School of Medicine
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Robert Michael Fairchild
Assistant Professor of Medicine (Immunology and Rheumatology)
Current Research and Scholarly InterestsDr. Fairchild’s research interests center on novel applications of ultrasonography in rheumatologic disease. Current active research endeavors include using ultrasound 1) to evaluate articular and soft tissue manifestations of systemic sclerosis, 2) to screen, detect and monitor of connective tissue disease associated interstitial lung disease, 3) and applying deep learning techniques to rheumatology ultrasound and imaging.
Bita Fakhri, MD, MPH
Assistant Professor of Medicine (Hematology)
BioDr. Bita Fakhri is Assistant Professor of Medicine in the Division of Hematology at Stanford University School of Medicine. She specializes in the treatment of chronic lymphocytic leukemia/small lymphocytic lymphoma (CLL/SLL), hairy cell leukemia, and other hematologic malignancies. As a clinical scientist, Dr. Fakhri is dedicated to caring for patients, teaching trainees, and researching novel therapies for patients with CLL/SLL. Dr. Fakhri has co-authored numerous publications on topics including CLL, novel targeted agents, and cellular therapies for patients with hematologic malignancies. Currently, Dr. Fakhri is the director of the CLL clinical trial portfolio at Stanford, and serves on the National Comprehensive Cancer Network CLL panel.
Alice C. Fan
Assistant Professor of Medicine (Oncology) and, by courtesy, of Urology
Current Research and Scholarly InterestsDr. Fan is a physician scientist who studies how turning off oncogenes (cancer genes) can cause tumor regression in preclinical and clinical translational studies. Based on her findings, she has initiated clinical trials studying how targeted therapies affect cancer signals in kidney cancer and low grade lymphoma. In the laboratory, she uses new nanotechnology strategies for tumor diagnosis and treatment to define biomarkers for personalized therapy.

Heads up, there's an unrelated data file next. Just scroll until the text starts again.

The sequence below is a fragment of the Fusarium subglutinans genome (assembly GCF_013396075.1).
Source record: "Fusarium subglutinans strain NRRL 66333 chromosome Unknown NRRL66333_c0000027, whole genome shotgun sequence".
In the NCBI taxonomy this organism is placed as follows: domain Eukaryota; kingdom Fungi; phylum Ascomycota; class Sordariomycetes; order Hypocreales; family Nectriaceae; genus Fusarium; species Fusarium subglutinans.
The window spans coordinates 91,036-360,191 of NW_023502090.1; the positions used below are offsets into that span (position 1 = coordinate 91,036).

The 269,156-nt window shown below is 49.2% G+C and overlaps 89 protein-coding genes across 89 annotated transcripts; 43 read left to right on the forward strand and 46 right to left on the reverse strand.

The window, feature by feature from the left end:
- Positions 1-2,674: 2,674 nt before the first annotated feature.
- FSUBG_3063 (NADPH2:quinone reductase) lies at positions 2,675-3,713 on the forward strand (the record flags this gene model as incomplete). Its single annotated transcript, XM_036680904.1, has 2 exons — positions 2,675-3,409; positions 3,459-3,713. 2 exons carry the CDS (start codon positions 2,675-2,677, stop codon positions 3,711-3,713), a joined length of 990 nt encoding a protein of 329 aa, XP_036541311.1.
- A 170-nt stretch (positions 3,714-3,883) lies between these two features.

Postdoctoral Scholar, Gastroenterology
BioMy research focuses on liver diseases. I got my Ph.D. degree in virology and immune response at Institut Pasteur of Shanghai, Chinese Academy of Sciences. The two main projects during my Ph.D. program are: 1) explore the relationship between the immune response in Hepatitis C virus infection and Interferon treatment; and 2) investigate the function of ECM1 in liver fibrosis. As a postdoc in Stanford, I will try to integrate basic and translational liver research and focus on: 1) investigate molecular functions of liver immune cells in liver disease; 2) explore key factors determining the change of liver microenvironment that cause liver diseases; 3) use new techniques, such as next-generation sequencing, RNAseq or signal cell sequencing, to explore key factors affecting liver disease and treatment in patients.
Daniel Z Fang
Affiliate, Med/Hospital Medicine
BioDaniel Z Fang, MD, FACP completed his medical school training at UC San Diego School of Medicine and residency at Stanford University. He is a board-certified academic hospitalist at the VA Palo Alto Health Care System and Clinical Associate Professor (Affiliated) within the Stanford Division of Hospital Medicine.
As Assistant DCOS for Acute Care Hospital Operations, he provides administrative and clinical guidance to clinical service staff in the areas of inpatient performance, patient flow optimization, policy review, project planning, and process improvement initiatives. His professional interests include healthcare administration and quality improvement.
Clinical Assistant Professor, Medicine - Vaden Health Center